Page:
My sales dropped by 80%... No, it's not because I have filtered spam but (as I discovered later) because the Google's PR (page rank) of my web pages dropped from PR6 to zero. I began to investigate what happened. My guess that I have prevented the Google's spider to crawl my web site unfortunately was the correct one. The Google's spiders were in my filter-out range. It took me about two months of hard work in optimizing my web site, adding more pages, sending begging e-mails to Google until I have re-instated my position in the search engine.

Moral? Be careful when you implement the filtering!

I have changed my strategy after that and I filter only on the e-mail level, not the web site level. I have the long list of spammers ( that I am updating weekly. So, you can use it at your own discretion. Please keep in mind that the more filters I apply then the less information will be shown in the file. One quick suggestion: filter the e-mails that contain the .tr, .pl, .br, .ma, .th, .ru, .jp, .ch domains in the message header.

I am going to show which filters I used on the top of the text file soon. So, keep monitoring!

To finish my story, I want to point you to a very useful web site:

See the Top 25 Countries Where Spam Servers Are Located.
I utilized a freely available technique to "honeypot" the spammers. So, now I can see how many of the "harvesters" were fooled by my program (oh, the sweet revenge!) as well as I see the updated in a real time list of the biggest spammers in the words by precise IP address. It gives me the opportunity to adjust my filters.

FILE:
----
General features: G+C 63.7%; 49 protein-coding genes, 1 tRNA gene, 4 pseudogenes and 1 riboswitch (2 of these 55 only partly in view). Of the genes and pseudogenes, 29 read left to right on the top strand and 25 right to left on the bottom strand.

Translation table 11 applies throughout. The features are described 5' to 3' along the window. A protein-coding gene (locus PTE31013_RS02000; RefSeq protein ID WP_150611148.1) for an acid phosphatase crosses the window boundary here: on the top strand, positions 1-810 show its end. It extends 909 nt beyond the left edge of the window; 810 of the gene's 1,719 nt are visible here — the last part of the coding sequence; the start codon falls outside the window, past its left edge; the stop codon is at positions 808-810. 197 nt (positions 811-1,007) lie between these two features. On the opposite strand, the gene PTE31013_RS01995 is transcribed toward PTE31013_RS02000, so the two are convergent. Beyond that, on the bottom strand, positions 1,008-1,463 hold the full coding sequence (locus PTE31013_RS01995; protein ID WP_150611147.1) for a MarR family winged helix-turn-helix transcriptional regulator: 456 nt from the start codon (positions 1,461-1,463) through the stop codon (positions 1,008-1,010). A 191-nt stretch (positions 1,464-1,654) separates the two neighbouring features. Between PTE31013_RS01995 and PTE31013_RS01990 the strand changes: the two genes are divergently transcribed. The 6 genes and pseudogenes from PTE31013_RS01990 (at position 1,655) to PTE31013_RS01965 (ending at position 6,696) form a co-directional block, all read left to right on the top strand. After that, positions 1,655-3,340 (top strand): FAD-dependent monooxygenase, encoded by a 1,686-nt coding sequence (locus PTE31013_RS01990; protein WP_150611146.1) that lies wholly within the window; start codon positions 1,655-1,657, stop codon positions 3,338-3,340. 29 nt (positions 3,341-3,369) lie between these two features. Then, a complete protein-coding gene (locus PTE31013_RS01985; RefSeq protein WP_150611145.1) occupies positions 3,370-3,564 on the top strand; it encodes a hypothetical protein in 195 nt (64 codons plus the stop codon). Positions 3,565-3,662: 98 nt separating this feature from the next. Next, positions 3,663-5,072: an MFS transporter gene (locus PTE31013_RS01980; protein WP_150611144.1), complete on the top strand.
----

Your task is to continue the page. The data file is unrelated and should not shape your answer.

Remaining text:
Am I getting the spam now? Yes. But it is 10-12 a day but not 80-120 as it used to be.

Happy fighting!

1 comment:

cyberteacher said...

There is a new development in the war against the spam. The spammers are taking a new and sophisticated approach to the spamming utilizing the dynamic IP, a new technique dubbed "fast-flux" to make it harder to track them down. Instead of communicating with their zombie PCs through IRC, spammers take advantage of load-balancing techniques used by legitimate companies to hide behind dynamically changing IP addresses. This technique allow them to use the infected machines as proxies. In this case, my technique of a simple IP-based blocking will become ineffective. See,1217,a=212440,00.asp
How to fight those spammers? At least, Domain name registrars can assist us, however, not many of them step up to the challenge.